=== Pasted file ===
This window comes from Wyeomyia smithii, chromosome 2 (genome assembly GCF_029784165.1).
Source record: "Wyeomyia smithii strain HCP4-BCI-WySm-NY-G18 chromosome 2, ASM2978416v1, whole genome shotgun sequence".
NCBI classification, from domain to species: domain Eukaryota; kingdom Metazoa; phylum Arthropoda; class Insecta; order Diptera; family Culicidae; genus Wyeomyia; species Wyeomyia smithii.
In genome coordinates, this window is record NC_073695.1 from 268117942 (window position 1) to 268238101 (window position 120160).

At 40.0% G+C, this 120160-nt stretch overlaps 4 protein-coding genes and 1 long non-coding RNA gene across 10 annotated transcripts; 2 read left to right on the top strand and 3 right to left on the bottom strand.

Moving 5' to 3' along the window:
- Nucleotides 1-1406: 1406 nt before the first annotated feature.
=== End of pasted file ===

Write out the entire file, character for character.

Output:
This window comes from Wyeomyia smithii, chromosome 2 (genome assembly GCF_029784165.1).
Source record: "Wyeomyia smithii strain HCP4-BCI-WySm-NY-G18 chromosome 2, ASM2978416v1, whole genome shotgun sequence".
NCBI classification, from domain to species: domain Eukaryota; kingdom Metazoa; phylum Arthropoda; class Insecta; order Diptera; family Culicidae; genus Wyeomyia; species Wyeomyia smithii.
In genome coordinates, this window is record NC_073695.1 from 268117942 (window position 1) to 268238101 (window position 120160).

At 40.0% G+C, this 120160-nt stretch overlaps 4 protein-coding genes and 1 long non-coding RNA gene across 10 annotated transcripts; 2 read left to right on the top strand and 3 right to left on the bottom strand.

Moving 5' to 3' along the window:
- Nucleotides 1-1406: 1406 nt before the first annotated feature.